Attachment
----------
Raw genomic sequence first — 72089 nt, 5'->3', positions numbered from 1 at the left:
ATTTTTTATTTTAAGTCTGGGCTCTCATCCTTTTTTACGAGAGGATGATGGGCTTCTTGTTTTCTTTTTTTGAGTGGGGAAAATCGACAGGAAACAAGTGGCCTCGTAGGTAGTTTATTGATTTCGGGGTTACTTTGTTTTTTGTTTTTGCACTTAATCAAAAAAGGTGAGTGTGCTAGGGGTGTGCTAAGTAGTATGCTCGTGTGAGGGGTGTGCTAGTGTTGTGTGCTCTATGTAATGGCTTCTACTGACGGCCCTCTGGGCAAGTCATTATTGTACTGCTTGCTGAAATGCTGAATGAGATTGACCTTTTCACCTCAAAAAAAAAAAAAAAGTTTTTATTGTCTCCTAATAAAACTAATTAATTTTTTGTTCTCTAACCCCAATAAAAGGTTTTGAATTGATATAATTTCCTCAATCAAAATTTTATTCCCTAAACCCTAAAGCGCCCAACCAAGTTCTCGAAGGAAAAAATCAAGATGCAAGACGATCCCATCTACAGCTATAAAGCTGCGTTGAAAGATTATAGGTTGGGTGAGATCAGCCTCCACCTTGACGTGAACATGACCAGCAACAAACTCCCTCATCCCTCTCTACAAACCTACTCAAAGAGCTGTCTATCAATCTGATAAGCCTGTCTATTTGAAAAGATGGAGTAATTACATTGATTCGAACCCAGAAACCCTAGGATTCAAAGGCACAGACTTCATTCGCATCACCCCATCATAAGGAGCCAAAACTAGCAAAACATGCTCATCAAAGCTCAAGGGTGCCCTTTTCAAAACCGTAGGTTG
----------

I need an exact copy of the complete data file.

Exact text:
Raw genomic sequence first — 72089 nt, 5'->3', positions numbered from 1 at the left:
ATTTTTTATTTTAAGTCTGGGCTCTCATCCTTTTTTACGAGAGGATGATGGGCTTCTTGTTTTCTTTTTTTGAGTGGGGAAAATCGACAGGAAACAAGTGGCCTCGTAGGTAGTTTATTGATTTCGGGGTTACTTTGTTTTTTGTTTTTGCACTTAATCAAAAAAGGTGAGTGTGCTAGGGGTGTGCTAAGTAGTATGCTCGTGTGAGGGGTGTGCTAGTGTTGTGTGCTCTATGTAATGGCTTCTACTGACGGCCCTCTGGGCAAGTCATTATTGTACTGCTTGCTGAAATGCTGAATGAGATTGACCTTTTCACCTCAAAAAAAAAAAAAAAGTTTTTATTGTCTCCTAATAAAACTAATTAATTTTTTGTTCTCTAACCCCAATAAAAGGTTTTGAATTGATATAATTTCCTCAATCAAAATTTTATTCCCTAAACCCTAAAGCGCCCAACCAAGTTCTCGAAGGAAAAAATCAAGATGCAAGACGATCCCATCTACAGCTATAAAGCTGCGTTGAAAGATTATAGGTTGGGTGAGATCAGCCTCCACCTTGACGTGAACATGACCAGCAACAAACTCCCTCATCCCTCTCTACAAACCTACTCAAAGAGCTGTCTATCAATCTGATAAGCCTGTCTATTTGAAAAGATGGAGTAATTACATTGATTCGAACCCAGAAACCCTAGGATTCAAAGGCACAGACTTCATTCGCATCACCCCATCATAAGGAGCCAAAACTAGCAAAACATGCTCATCAAAGCTCAAGGGTGCCCTTTTCAAAACCGTAGGTTG